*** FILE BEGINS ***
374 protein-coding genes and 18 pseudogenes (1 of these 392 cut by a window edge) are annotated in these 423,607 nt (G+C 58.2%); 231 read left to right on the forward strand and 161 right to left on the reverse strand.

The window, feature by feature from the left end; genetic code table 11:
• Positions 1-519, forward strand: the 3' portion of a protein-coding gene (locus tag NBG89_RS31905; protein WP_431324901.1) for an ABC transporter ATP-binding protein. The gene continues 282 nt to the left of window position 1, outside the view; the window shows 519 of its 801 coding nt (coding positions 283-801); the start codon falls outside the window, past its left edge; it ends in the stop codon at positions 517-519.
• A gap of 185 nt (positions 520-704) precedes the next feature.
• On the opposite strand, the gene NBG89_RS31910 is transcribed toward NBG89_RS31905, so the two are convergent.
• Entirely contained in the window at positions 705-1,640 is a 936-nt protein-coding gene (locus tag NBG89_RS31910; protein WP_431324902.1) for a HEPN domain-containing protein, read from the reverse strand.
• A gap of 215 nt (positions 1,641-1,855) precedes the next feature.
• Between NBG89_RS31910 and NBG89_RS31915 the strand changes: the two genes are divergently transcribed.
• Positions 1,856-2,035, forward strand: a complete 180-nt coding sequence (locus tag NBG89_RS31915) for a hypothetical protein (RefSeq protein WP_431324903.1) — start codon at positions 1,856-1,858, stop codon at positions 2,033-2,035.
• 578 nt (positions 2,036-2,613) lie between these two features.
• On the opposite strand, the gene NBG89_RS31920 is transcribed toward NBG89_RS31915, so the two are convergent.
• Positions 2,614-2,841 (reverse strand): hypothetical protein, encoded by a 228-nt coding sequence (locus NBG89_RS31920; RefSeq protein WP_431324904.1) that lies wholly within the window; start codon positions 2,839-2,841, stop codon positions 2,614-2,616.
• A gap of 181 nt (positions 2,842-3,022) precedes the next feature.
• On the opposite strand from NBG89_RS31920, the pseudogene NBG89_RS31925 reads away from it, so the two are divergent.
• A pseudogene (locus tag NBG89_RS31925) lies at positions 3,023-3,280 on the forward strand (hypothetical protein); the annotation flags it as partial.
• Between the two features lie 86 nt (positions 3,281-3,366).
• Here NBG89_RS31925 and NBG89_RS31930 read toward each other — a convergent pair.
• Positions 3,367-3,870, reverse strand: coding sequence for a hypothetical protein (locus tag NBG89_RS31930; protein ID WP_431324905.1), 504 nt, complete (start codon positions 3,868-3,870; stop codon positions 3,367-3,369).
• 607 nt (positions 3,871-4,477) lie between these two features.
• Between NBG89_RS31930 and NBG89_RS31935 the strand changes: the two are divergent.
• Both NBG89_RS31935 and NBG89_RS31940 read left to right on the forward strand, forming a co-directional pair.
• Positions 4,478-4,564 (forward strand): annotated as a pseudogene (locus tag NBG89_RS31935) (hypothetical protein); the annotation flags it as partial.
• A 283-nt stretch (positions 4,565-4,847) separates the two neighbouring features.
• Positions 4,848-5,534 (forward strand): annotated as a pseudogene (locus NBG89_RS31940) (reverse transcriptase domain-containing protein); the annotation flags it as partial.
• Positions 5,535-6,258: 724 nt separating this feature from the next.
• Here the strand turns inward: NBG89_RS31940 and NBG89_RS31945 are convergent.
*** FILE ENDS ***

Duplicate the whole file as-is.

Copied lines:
374 protein-coding genes and 18 pseudogenes (1 of these 392 cut by a window edge) are annotated in these 423,607 nt (G+C 58.2%); 231 read left to right on the forward strand and 161 right to left on the reverse strand.

The window, feature by feature from the left end; genetic code table 11:
• Positions 1-519, forward strand: the 3' portion of a protein-coding gene (locus tag NBG89_RS31905; protein WP_431324901.1) for an ABC transporter ATP-binding protein. The gene continues 282 nt to the left of window position 1, outside the view; the window shows 519 of its 801 coding nt (coding positions 283-801); the start codon falls outside the window, past its left edge; it ends in the stop codon at positions 517-519.
• A gap of 185 nt (positions 520-704) precedes the next feature.
• On the opposite strand, the gene NBG89_RS31910 is transcribed toward NBG89_RS31905, so the two are convergent.
• Entirely contained in the window at positions 705-1,640 is a 936-nt protein-coding gene (locus tag NBG89_RS31910; protein WP_431324902.1) for a HEPN domain-containing protein, read from the reverse strand.
• A gap of 215 nt (positions 1,641-1,855) precedes the next feature.
• Between NBG89_RS31910 and NBG89_RS31915 the strand changes: the two genes are divergently transcribed.
• Positions 1,856-2,035, forward strand: a complete 180-nt coding sequence (locus tag NBG89_RS31915) for a hypothetical protein (RefSeq protein WP_431324903.1) — start codon at positions 1,856-1,858, stop codon at positions 2,033-2,035.
• 578 nt (positions 2,036-2,613) lie between these two features.
• On the opposite strand, the gene NBG89_RS31920 is transcribed toward NBG89_RS31915, so the two are convergent.
• Positions 2,614-2,841 (reverse strand): hypothetical protein, encoded by a 228-nt coding sequence (locus NBG89_RS31920; RefSeq protein WP_431324904.1) that lies wholly within the window; start codon positions 2,839-2,841, stop codon positions 2,614-2,616.
• A gap of 181 nt (positions 2,842-3,022) precedes the next feature.
• On the opposite strand from NBG89_RS31920, the pseudogene NBG89_RS31925 reads away from it, so the two are divergent.
• A pseudogene (locus tag NBG89_RS31925) lies at positions 3,023-3,280 on the forward strand (hypothetical protein); the annotation flags it as partial.
• Between the two features lie 86 nt (positions 3,281-3,366).
• Here NBG89_RS31925 and NBG89_RS31930 read toward each other — a convergent pair.
• Positions 3,367-3,870, reverse strand: coding sequence for a hypothetical protein (locus tag NBG89_RS31930; protein ID WP_431324905.1), 504 nt, complete (start codon positions 3,868-3,870; stop codon positions 3,367-3,369).
• 607 nt (positions 3,871-4,477) lie between these two features.
• Between NBG89_RS31930 and NBG89_RS31935 the strand changes: the two are divergent.
• Both NBG89_RS31935 and NBG89_RS31940 read left to right on the forward strand, forming a co-directional pair.
• Positions 4,478-4,564 (forward strand): annotated as a pseudogene (locus tag NBG89_RS31935) (hypothetical protein); the annotation flags it as partial.
• A 283-nt stretch (positions 4,565-4,847) separates the two neighbouring features.
• Positions 4,848-5,534 (forward strand): annotated as a pseudogene (locus NBG89_RS31940) (reverse transcriptase domain-containing protein); the annotation flags it as partial.
• Positions 5,535-6,258: 724 nt separating this feature from the next.
• Here the strand turns inward: NBG89_RS31940 and NBG89_RS31945 are convergent.